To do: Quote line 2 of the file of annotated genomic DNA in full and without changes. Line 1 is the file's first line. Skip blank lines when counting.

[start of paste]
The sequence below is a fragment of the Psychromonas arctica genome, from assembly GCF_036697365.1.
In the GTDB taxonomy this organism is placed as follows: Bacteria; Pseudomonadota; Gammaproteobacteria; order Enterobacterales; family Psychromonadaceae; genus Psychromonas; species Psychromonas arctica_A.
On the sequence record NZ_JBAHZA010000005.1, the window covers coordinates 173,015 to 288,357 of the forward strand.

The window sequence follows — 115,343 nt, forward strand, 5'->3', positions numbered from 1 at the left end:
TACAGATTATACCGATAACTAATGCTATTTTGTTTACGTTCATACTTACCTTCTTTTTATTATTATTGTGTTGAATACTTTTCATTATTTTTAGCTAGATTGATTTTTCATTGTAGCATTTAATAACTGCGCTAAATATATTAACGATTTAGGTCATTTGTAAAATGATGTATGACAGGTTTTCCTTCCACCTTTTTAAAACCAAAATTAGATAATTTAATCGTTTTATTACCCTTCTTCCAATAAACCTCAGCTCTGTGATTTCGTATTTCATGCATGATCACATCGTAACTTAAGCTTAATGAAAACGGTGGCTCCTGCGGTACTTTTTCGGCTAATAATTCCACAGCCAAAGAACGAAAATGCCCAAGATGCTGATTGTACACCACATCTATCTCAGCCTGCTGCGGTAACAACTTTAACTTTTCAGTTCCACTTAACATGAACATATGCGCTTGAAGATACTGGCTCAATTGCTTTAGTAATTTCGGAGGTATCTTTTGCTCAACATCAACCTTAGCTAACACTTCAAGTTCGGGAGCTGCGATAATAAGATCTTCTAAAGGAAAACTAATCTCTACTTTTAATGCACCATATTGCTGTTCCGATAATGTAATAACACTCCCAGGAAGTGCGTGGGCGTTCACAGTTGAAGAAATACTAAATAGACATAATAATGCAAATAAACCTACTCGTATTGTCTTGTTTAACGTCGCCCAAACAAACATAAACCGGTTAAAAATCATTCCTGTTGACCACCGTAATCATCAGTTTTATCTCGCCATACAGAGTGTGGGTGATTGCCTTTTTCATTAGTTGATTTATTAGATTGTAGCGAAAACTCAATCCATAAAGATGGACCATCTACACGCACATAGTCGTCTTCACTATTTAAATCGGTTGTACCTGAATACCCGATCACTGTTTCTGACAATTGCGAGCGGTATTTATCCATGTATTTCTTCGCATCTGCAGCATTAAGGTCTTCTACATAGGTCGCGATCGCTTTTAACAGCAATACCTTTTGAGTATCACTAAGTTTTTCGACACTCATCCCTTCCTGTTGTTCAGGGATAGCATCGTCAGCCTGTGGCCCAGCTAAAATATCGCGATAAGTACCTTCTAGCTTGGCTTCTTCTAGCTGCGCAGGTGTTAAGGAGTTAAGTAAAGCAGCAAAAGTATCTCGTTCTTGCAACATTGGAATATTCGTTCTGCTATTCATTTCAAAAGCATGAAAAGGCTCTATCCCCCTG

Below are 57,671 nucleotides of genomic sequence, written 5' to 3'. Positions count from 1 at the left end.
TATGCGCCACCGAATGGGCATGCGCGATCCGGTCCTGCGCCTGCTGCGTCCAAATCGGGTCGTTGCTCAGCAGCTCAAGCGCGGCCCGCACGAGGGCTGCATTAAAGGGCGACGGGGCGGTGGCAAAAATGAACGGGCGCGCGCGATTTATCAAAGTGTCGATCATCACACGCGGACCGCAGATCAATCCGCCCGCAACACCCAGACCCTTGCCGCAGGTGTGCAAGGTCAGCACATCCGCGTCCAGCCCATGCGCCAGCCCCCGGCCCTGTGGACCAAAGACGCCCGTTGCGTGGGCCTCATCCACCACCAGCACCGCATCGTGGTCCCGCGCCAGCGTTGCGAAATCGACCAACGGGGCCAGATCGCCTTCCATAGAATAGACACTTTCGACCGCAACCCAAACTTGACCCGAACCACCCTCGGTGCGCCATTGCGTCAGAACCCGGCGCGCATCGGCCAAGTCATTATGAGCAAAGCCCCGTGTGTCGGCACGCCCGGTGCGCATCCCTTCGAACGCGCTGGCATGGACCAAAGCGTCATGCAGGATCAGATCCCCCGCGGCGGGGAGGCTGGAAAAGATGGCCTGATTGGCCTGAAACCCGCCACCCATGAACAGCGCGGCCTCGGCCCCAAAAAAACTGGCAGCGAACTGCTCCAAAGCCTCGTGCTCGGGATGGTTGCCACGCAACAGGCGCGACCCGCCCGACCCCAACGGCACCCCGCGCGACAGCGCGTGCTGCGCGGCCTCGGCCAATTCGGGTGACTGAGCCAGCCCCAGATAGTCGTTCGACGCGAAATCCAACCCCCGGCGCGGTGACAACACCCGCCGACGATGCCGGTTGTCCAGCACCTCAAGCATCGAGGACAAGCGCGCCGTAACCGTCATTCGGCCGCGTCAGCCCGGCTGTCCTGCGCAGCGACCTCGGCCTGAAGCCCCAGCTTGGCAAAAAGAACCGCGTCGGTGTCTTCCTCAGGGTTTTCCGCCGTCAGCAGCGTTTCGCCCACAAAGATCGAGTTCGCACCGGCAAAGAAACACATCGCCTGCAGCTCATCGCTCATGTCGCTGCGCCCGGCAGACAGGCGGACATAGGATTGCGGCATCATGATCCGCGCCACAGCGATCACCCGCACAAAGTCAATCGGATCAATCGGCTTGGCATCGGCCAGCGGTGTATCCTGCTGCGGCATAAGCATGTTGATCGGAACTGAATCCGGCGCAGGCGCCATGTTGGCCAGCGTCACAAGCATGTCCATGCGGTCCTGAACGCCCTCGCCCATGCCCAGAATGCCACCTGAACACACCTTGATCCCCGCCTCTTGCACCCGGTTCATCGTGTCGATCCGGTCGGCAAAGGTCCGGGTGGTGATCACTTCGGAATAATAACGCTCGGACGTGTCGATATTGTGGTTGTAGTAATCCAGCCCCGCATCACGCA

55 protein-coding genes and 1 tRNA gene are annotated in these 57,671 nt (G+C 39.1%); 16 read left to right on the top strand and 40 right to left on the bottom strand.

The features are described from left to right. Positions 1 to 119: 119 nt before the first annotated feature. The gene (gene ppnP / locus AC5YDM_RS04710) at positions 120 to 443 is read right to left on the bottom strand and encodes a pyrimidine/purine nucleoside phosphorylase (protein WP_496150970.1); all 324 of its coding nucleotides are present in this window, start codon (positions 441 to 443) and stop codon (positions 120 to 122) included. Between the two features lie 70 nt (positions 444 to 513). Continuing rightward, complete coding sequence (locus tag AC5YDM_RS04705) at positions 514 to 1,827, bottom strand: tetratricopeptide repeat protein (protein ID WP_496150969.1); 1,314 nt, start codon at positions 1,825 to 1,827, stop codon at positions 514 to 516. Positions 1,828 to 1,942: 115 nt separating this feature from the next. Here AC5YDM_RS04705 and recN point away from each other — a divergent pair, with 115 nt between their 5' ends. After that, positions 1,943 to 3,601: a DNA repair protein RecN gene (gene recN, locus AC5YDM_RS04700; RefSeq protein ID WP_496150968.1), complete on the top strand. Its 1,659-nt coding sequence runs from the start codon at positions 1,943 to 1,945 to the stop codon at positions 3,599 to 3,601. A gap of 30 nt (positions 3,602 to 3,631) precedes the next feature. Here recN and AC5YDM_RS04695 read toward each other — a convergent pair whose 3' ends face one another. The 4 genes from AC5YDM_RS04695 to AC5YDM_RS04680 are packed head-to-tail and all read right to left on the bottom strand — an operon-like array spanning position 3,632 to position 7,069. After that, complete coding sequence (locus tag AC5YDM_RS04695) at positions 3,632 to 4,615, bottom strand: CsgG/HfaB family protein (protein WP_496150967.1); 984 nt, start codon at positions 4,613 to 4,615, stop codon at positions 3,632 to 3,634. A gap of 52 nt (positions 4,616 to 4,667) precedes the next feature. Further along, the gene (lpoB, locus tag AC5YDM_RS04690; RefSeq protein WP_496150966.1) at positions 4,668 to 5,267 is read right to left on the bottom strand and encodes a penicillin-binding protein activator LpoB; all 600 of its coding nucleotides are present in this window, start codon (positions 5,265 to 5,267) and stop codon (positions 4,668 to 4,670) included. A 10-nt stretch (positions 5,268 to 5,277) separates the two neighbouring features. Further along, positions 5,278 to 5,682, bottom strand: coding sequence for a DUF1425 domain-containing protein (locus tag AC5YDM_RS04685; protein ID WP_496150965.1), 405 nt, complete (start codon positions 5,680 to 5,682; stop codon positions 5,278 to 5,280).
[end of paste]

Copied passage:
In the GTDB taxonomy this organism is placed as follows: Bacteria; Pseudomonadota; Gammaproteobacteria; order Enterobacterales; family Psychromonadaceae; genus Psychromonas; species Psychromonas arctica_A.